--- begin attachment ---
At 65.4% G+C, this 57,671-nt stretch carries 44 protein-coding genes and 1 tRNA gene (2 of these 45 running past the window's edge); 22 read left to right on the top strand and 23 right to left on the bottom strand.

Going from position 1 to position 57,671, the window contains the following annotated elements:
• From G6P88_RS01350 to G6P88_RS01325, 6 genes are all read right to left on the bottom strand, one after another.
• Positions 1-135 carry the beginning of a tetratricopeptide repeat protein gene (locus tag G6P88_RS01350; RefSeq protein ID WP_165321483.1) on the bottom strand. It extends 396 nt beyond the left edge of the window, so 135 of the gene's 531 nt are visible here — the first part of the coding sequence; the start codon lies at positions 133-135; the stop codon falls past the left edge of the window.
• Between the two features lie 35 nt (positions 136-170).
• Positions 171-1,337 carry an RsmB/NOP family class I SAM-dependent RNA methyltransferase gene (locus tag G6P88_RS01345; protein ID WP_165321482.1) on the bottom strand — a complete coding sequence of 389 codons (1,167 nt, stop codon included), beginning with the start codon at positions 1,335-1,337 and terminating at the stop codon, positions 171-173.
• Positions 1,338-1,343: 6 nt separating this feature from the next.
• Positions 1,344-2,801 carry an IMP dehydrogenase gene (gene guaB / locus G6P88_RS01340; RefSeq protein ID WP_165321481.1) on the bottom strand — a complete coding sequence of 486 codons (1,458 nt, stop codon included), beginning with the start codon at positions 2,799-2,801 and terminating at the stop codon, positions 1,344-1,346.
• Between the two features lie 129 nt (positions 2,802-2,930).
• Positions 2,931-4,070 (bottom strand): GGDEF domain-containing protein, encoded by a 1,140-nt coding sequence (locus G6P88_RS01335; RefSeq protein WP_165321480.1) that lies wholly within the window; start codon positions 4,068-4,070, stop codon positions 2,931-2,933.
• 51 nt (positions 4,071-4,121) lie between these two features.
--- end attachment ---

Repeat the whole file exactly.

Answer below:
At 65.4% G+C, this 57,671-nt stretch carries 44 protein-coding genes and 1 tRNA gene (2 of these 45 running past the window's edge); 22 read left to right on the top strand and 23 right to left on the bottom strand.

Going from position 1 to position 57,671, the window contains the following annotated elements:
• From G6P88_RS01350 to G6P88_RS01325, 6 genes are all read right to left on the bottom strand, one after another.
• Positions 1-135 carry the beginning of a tetratricopeptide repeat protein gene (locus tag G6P88_RS01350; RefSeq protein ID WP_165321483.1) on the bottom strand. It extends 396 nt beyond the left edge of the window, so 135 of the gene's 531 nt are visible here — the first part of the coding sequence; the start codon lies at positions 133-135; the stop codon falls past the left edge of the window.
• Between the two features lie 35 nt (positions 136-170).
• Positions 171-1,337 carry an RsmB/NOP family class I SAM-dependent RNA methyltransferase gene (locus tag G6P88_RS01345; protein ID WP_165321482.1) on the bottom strand — a complete coding sequence of 389 codons (1,167 nt, stop codon included), beginning with the start codon at positions 1,335-1,337 and terminating at the stop codon, positions 171-173.
• Positions 1,338-1,343: 6 nt separating this feature from the next.
• Positions 1,344-2,801 carry an IMP dehydrogenase gene (gene guaB / locus G6P88_RS01340; RefSeq protein ID WP_165321481.1) on the bottom strand — a complete coding sequence of 486 codons (1,458 nt, stop codon included), beginning with the start codon at positions 2,799-2,801 and terminating at the stop codon, positions 1,344-1,346.
• Between the two features lie 129 nt (positions 2,802-2,930).
• Positions 2,931-4,070 (bottom strand): GGDEF domain-containing protein, encoded by a 1,140-nt coding sequence (locus G6P88_RS01335; RefSeq protein WP_165321480.1) that lies wholly within the window; start codon positions 4,068-4,070, stop codon positions 2,931-2,933.
• 51 nt (positions 4,071-4,121) lie between these two features.